Italian actress Lucia Bosè (1931-2020), Rome 11:00 and the social dimensions of a tragedy. By Hiram Lee, 9 June 2020. Italian actress Lucia Bosè died March 23 from complications related to COVID-19. She was 89 and living in Segovia, Spain at the time of her death. Bosè got her start in the Italian neorealist movement, known for its dramatizations of the lives of the poor and working class.
A reality check on the ongoing spread of the coronavirus pandemic. 9 June 2020. More than 400,000 men, women and children have lost their lives from COVID-19 and the lives of countless millions more remain in danger as the number of cases continues to grow: here.
The World Health Organization comes under new US attack for its relationship to China. By Benjamin Mateus, 9 June 2020. China and the WHO are useful scapegoats for the systematic neglect of the health and lives of millions of people on the part of the Trump administration and other imperialist governments.
UK: Postal workers at Bridgewater walk out as six COVID-19 cases confirmed at Wellingborough. By Paul Lee, 9 June 2020. Workers have faced threats of disciplinary action such as “willful delay of the mail”, which can lead to instant dismissal.
UK: Virus infection rate increases as Johnson government continues ending lockdown. By Robert Stevens, 9 June 2020. Since imposing a lockdown on March 23, Johnson and government ministers have proclaimed keeping the “R” rate below 1 as the precondition for ending the lockdown. But ending the lockdown continues.
Greece, like Suriname, Israel and Germany, used to be one of the countries where the COVID-19 pandemic did not cause such big disasters as in Donald Trump‘s USA, Jair Bolsonaro‘s Brazil and Boris Johnson‘s Britain.
Today, similar news from Greece; translated from Dutch NOS radio:
As of Thursday, 97 new confirmed coronavirus cases have been added in Greece. Thirty cases are people who have traveled to Greece from abroad, 29 are new cases in the Xanthi region, in the northeast of the country. Several villages there have already been placed in isolation several times in recent months. It cannot be excluded that such a quarantine measure may be needed again.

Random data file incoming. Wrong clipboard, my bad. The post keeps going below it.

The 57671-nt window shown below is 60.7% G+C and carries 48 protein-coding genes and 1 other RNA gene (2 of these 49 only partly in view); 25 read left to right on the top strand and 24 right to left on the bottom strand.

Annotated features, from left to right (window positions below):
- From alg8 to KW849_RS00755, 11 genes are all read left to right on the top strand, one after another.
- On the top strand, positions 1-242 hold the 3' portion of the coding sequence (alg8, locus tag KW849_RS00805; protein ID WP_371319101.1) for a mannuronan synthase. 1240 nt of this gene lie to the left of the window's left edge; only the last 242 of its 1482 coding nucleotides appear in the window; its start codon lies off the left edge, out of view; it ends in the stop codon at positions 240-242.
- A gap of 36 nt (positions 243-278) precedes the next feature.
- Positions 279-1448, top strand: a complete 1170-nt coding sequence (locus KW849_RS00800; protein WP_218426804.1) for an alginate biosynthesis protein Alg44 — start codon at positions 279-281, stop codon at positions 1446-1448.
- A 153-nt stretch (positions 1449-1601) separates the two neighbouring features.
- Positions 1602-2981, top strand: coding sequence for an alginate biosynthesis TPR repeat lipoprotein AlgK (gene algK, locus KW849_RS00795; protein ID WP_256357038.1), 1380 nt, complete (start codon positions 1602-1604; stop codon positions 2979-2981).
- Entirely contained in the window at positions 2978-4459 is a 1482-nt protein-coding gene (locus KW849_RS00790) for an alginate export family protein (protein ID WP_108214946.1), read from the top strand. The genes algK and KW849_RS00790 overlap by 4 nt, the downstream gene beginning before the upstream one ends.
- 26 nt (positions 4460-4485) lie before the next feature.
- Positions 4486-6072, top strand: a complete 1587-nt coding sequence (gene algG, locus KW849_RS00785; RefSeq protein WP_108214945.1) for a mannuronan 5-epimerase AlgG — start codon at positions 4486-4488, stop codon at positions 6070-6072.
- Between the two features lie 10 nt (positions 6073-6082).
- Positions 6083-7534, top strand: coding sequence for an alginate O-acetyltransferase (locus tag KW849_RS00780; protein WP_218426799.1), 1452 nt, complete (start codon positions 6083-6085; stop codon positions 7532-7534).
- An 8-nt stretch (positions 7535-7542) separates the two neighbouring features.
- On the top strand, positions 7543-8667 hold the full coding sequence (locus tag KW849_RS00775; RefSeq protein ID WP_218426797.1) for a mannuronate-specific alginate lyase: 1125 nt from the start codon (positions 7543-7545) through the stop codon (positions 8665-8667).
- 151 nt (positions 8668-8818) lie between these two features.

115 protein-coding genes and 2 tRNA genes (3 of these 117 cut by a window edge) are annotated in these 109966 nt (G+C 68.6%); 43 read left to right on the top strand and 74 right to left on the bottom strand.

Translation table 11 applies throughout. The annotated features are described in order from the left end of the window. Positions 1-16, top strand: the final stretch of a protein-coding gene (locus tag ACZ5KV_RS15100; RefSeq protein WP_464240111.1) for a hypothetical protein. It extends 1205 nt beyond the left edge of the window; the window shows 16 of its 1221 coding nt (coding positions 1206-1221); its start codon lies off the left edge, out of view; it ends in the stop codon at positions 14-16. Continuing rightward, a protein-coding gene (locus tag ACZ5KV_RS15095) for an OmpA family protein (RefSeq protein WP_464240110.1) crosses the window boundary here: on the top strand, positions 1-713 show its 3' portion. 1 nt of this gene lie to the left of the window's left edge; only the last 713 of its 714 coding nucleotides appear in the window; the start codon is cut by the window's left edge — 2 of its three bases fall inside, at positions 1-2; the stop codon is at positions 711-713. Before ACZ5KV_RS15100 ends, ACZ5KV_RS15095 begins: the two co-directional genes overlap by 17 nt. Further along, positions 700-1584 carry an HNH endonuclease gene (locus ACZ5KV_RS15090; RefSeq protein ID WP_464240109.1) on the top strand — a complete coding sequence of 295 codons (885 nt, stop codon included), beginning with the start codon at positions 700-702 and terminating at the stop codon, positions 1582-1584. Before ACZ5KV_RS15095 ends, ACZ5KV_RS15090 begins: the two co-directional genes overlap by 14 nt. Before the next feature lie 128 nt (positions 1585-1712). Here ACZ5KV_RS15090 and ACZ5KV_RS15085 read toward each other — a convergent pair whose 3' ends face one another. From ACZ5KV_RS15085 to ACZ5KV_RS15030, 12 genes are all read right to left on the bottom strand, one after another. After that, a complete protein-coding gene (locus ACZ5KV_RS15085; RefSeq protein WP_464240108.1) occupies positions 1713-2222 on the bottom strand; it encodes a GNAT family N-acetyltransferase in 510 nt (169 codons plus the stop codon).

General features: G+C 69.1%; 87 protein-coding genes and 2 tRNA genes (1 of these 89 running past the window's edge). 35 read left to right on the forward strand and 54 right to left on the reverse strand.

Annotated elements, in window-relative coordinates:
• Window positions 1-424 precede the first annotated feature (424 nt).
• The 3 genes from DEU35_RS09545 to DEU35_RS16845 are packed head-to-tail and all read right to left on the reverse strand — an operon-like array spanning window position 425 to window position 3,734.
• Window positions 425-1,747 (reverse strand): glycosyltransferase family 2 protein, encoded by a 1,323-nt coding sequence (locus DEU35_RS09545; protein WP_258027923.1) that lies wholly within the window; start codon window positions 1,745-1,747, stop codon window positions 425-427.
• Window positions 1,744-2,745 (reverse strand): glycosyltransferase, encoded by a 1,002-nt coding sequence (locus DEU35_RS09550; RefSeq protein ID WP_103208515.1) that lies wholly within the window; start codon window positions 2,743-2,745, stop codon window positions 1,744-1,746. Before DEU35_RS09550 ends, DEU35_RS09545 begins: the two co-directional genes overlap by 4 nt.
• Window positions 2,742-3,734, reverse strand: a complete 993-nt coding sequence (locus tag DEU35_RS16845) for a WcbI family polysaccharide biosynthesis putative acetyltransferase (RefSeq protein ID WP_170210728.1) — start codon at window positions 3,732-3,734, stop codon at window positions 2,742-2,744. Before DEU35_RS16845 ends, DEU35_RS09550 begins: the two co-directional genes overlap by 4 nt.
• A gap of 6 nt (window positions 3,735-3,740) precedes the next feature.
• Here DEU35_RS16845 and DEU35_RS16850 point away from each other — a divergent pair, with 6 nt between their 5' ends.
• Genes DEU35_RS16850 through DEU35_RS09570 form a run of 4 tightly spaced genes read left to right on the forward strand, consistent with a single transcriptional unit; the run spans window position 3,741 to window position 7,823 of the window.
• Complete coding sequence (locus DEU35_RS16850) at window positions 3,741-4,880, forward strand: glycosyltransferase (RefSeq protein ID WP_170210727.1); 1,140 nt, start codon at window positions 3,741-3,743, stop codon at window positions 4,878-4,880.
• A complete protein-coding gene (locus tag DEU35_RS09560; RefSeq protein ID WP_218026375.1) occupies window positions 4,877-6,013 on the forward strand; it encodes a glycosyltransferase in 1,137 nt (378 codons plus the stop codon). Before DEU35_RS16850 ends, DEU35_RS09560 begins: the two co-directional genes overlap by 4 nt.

Greek virologists are also concerned about gatherings and parties at and in bars, including on the island of Mykonos and Athens. Since May 25, the terraces were open again, and since June 6, the catering industry can also receive people. For a popular beach bar on Mykonos, the reopening didn’t take long. An inspection found that visitors did not comply with the coronavirus rules. The owner had to close his bar for sixty days, and was fined 20,000 euros.
The Ministry of Health has decided to provide daily information about the number of confirmed infections and deaths again. This happened only several times a week since the beginning of this month. The number of deaths in Greece is 182 (2 died since last Thursday), ten patients are still in intensive care.
DEVELOPING COUNTRIES THAT HAVE HANDLED COVID-19 BETTER THAN THE U.S. The United States, Italy, Spain, France and the United Kingdom contain just 7.5% of the world’s population — and two-thirds of its coronavirus death toll. The successes of the global south — comprising newly industrialized or developing countries — have gone mostly unnoticed. Last month, the World Bank reported that developing countries make up 85% of the global population but account for just 21% of COVID-19 deaths. In late May, the entire region of West Africa had recorded just 654 COVID-19 deaths, a figure some Western countries were racking up every day. [HuffPost]
From the World Socialist Web Site, 9 June 2020:
Panamanian workers protest reopening of economy
Workers belonging to various Panamanian trade unions held street protests June 2 to protest the government’s plans to reopen the economy. The decision, beginning with the June 1 reopening of the construction industry, was taken despite the fact that Panama has had 13,000 infections and 350 deaths, the worst record of any Central American nation.
The government decreed a shutdown in mid-April, and the weeks that followed were rife with complaints that the promised aid and food distribution were irregular and insufficient. The unions called for a more gradual easing of restrictions to ward off a spike in new infections.